|Optional protocol||on the involvement of children in armed conflict, on the Sale of Children, Child Prostitution and Child Pornography|
|Corporal punishment||Corporal Punishment is legal in in the home, some day care and schools.|
|Overview of the child rights situation|
While Jamaica's report is relatively long compared to the other Caribbean islands, the committee reiterates many points they made from the last report. On the positive side, some numbers have improved, such as a decrease in violent crime and an increase in the number of birth certificates. Due to the financial crisis, however, the country is still on the way to implementing many aspects, and in terms of children's rights, there is still much that needs to be improved.
|Female genital mutilation and reproductive rights|
Family planning programmes have been successful in reducing the overall adolescent fertility rate. To continue these positive developments, Jamaica intends to continue to focus on providing comprehensive sexual and reproductive health education and services.
|Situation of children with disabilities|
The Committee welcomes the numerous initiatives to ensure that the rights of children with disabilities are fully respected.
To improve the situation for disabled children and their families, the Committee recommends to coordinate laws and policies for the promotion and protection of the rights of children with disabilities at the national level and ensure that schools provide inclusive education.
|Situation of asylum-seeking, refugee and migrant children||The Committee is concerned about the impact of migration on children, especially those left behind, as well as challenges in securing maintenance from parents who have migrated abroad. Therefore, the Committee recommends that the State party undertake a comprehensive study on all aspects of migration’s impact on children in the country and the role of child protection and social protection systems in providing services for children affected by migration.|
|Free primary and secondary school||Yes|
|Digital possibilities||The Committee is concerned about inadequate training of correctional officers who interface with children and the lack of access by judges to sources of information, including copies of current legislation, computers and the Internet.|
The Committee commends the State party for the decrease in infant mortality rates and the relatively high vaccination coverage of children. It also welcomes information that the State party has made advances in promoting children’s health, including the removal of fees for treatment at all government hospitals and clinics in the State party.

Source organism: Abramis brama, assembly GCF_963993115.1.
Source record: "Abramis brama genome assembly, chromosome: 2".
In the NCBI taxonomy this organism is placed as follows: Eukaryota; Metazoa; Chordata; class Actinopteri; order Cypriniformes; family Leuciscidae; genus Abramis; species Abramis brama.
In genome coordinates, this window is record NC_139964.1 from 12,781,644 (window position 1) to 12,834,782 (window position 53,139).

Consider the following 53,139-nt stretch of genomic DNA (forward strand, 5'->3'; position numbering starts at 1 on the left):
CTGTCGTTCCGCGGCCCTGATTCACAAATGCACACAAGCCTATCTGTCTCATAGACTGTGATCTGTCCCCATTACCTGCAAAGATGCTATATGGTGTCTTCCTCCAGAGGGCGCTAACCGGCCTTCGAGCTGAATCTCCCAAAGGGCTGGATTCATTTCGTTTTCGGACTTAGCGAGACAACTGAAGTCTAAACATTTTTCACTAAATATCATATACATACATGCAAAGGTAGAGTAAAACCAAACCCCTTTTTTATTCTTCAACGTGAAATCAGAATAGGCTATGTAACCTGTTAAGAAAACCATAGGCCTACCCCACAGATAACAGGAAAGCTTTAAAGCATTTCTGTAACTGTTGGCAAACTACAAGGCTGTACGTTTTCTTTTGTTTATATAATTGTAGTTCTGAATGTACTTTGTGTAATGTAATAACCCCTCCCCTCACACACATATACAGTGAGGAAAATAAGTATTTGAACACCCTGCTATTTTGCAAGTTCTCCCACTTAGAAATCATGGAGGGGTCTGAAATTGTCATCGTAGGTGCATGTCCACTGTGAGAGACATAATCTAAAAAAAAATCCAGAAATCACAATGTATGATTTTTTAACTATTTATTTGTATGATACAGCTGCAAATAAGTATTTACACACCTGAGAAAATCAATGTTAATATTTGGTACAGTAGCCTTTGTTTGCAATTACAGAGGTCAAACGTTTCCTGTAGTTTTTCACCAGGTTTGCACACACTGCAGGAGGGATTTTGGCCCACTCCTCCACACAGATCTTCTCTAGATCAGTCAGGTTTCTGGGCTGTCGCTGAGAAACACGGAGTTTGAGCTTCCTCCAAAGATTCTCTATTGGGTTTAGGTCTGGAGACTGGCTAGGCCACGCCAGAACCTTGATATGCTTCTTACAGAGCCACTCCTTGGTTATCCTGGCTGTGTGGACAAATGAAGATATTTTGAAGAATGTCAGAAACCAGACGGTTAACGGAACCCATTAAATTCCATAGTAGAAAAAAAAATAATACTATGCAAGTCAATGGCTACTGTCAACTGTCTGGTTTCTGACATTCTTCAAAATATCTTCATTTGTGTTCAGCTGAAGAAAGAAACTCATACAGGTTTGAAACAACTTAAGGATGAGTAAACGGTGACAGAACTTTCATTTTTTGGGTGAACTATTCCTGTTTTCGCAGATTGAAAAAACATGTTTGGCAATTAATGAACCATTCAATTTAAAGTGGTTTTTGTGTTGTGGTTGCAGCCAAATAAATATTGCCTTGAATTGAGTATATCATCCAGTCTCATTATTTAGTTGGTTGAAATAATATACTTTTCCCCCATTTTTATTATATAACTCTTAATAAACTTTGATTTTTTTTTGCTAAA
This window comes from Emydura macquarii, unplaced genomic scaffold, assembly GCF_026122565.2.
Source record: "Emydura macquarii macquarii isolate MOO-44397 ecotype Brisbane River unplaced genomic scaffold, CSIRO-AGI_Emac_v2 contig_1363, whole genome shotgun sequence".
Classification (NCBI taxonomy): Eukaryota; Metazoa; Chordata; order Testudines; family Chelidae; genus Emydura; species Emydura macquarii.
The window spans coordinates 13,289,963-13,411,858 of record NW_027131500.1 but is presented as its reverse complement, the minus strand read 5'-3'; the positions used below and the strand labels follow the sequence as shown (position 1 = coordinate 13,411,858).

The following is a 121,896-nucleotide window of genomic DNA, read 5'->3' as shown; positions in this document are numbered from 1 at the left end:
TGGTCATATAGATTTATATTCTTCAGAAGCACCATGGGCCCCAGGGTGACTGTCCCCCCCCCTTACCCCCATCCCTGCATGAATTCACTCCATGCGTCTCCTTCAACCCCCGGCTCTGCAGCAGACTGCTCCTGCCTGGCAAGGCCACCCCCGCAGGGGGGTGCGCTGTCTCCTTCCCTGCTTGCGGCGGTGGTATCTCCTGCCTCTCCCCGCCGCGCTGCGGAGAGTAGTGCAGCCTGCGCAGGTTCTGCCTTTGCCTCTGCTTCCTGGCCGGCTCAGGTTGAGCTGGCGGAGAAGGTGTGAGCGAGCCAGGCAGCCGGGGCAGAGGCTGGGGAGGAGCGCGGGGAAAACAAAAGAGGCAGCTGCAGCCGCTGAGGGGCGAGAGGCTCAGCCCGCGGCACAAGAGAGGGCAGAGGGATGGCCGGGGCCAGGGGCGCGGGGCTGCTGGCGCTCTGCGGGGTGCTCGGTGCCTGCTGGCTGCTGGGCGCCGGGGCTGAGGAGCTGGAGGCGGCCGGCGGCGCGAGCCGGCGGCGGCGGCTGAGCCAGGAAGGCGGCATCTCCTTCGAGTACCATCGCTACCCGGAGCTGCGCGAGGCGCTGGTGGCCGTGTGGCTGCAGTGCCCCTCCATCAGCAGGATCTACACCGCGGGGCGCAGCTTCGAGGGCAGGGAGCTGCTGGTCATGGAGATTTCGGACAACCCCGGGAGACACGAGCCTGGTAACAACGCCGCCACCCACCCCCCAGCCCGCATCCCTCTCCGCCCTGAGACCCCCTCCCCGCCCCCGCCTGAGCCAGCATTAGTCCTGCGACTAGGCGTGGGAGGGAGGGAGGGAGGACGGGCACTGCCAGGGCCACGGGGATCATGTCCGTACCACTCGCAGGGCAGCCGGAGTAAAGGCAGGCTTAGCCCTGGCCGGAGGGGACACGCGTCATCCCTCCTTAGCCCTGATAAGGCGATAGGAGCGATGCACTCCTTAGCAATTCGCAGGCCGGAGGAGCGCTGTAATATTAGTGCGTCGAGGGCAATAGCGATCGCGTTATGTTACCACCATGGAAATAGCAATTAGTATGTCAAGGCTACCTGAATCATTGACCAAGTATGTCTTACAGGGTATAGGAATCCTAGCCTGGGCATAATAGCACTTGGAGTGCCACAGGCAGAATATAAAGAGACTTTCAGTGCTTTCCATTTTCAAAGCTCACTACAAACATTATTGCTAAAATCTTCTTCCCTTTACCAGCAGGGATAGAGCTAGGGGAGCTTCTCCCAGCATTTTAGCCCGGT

Concerning adolescent health, the Committee recommends to undertake a comprehensive study to assess the nature and extent of adolescent health problems, with the full participation of adolescents, as a basis for future health policies and programmes.
|Relation to other countries|
The Committee welcomes the development of the Mental Health Strategic Plan and the expansion of mental health services in the State party. The Committee is concerned, however, that there is limited access to mental health care and psychosocial rehabilitation for children, especially in relation to depression and suicide attempts. Therefore, the Committee recommends to facilitate the physical and psychological rehabilitation of child victims and ensure access for them to health services, including mental health services.
|Impacts of climate change|
While noting as positive the fact that the State party has established guidelines for child-friendly disaster management and response, the Committee is concerned at the adverse impact of climate change and natural disasters on the rights of the child, including the rights to education, health, adequate housing, safe and drinkable water and sanitation. It is also concerned that natural disasters have the potential to undermine the social safety net of the State party, with negative consequences for children and families exposed to poverty. Therefore, the Committee recommends that the State party develop strategies to reduce the vulnerabilities of and risks for children and families.
The Committee recommends that Jamaica takes measures to prevent children from being economically exploited, by adopting legislation and policies to address child labour in both the formal and informal sectors. After implementation, light work for children aged under 13 to 14 and hazardous occupations for children under 18 should be prohibited.
|Situation of juvenile justice|
While various initiatives to improve the situation in administration of juvenile justice have been conducted, the Committee recommends to adopt a holistic and preventive approach to addressing the problem of children in conflict with the law and its underlying social factors, with a view to supporting children at risk at an early stage, including by expanding intervention programmes, vocational training and other outreach activities to further improve the system.
The Committee welcomes the establishment of a comprehensive database (JamStats) capturing a wide range of social and economic indicators on the various aspects of children’s lives as well as initiatives to strengthen existing data collection and management processes.
Concluding observations on the third and fourth periodic reports released on 10 March 2015.More information about education in Jamaica: https://moey.gov.jm
|Last Updated (date)||1st of March, 2022|